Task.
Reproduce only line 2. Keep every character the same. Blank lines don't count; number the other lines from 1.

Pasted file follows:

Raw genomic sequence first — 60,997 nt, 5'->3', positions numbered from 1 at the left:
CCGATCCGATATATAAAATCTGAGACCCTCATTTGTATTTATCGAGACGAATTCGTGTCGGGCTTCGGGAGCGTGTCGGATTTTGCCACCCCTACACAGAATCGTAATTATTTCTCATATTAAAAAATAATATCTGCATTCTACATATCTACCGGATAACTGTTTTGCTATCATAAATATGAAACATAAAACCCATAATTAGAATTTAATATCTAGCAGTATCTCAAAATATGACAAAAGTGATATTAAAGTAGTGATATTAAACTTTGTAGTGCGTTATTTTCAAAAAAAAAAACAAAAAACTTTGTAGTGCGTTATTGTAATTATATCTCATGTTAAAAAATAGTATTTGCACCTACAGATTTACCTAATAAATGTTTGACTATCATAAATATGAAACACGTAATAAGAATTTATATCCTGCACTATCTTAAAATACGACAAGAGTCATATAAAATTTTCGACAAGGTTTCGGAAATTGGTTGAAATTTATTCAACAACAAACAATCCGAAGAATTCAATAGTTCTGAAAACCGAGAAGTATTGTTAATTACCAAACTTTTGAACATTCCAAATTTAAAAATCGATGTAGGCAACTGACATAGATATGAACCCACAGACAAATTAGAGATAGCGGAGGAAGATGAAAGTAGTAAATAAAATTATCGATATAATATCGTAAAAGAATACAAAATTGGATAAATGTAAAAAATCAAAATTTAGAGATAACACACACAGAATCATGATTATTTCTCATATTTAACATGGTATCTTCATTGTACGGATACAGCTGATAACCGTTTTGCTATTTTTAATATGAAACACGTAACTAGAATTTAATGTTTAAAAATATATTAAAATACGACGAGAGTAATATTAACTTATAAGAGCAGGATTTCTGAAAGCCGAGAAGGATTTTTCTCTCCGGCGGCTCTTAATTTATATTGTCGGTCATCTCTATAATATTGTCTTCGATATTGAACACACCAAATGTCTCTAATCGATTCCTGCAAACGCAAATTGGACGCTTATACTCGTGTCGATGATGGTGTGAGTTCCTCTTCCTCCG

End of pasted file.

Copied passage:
CCGATCCGATATATAAAATCTGAGACCCTCATTTGTATTTATCGAGACGAATTCGTGTCGGGCTTCGGGAGCGTGTCGGATTTTGCCACCCCTACACAGAATCGTAATTATTTCTCATATTAAAAAATAATATCTGCATTCTACATATCTACCGGATAACTGTTTTGCTATCATAAATATGAAACATAAAACCCATAATTAGAATTTAATATCTAGCAGTATCTCAAAATATGACAAAAGTGATATTAAAGTAGTGATATTAAACTTTGTAGTGCGTTATTTTCAAAAAAAAAAACAAAAAACTTTGTAGTGCGTTATTGTAATTATATCTCATGTTAAAAAATAGTATTTGCACCTACAGATTTACCTAATAAATGTTTGACTATCATAAATATGAAACACGTAATAAGAATTTATATCCTGCACTATCTTAAAATACGACAAGAGTCATATAAAATTTTCGACAAGGTTTCGGAAATTGGTTGAAATTTATTCAACAACAAACAATCCGAAGAATTCAATAGTTCTGAAAACCGAGAAGTATTGTTAATTACCAAACTTTTGAACATTCCAAATTTAAAAATCGATGTAGGCAACTGACATAGATATGAACCCACAGACAAATTAGAGATAGCGGAGGAAGATGAAAGTAGTAAATAAAATTATCGATATAATATCGTAAAAGAATACAAAATTGGATAAATGTAAAAAATCAAAATTTAGAGATAACACACACAGAATCATGATTATTTCTCATATTTAACATGGTATCTTCATTGTACGGATACAGCTGATAACCGTTTTGCTATTTTTAATATGAAACACGTAACTAGAATTTAATGTTTAAAAATATATTAAAATACGACGAGAGTAATATTAACTTATAAGAGCAGGATTTCTGAAAGCCGAGAAGGATTTTTCTCTCCGGCGGCTCTTAATTTATATTGTCGGTCATCTCTATAATATTGTCTTCGATATTGAACACACCAAATGTCTCTAATCGATTCCTGCAAACGCAAATTGGACGCTTATACTCGTGTCGATGATGGTGTGAGTTCCTCTTCCTCCG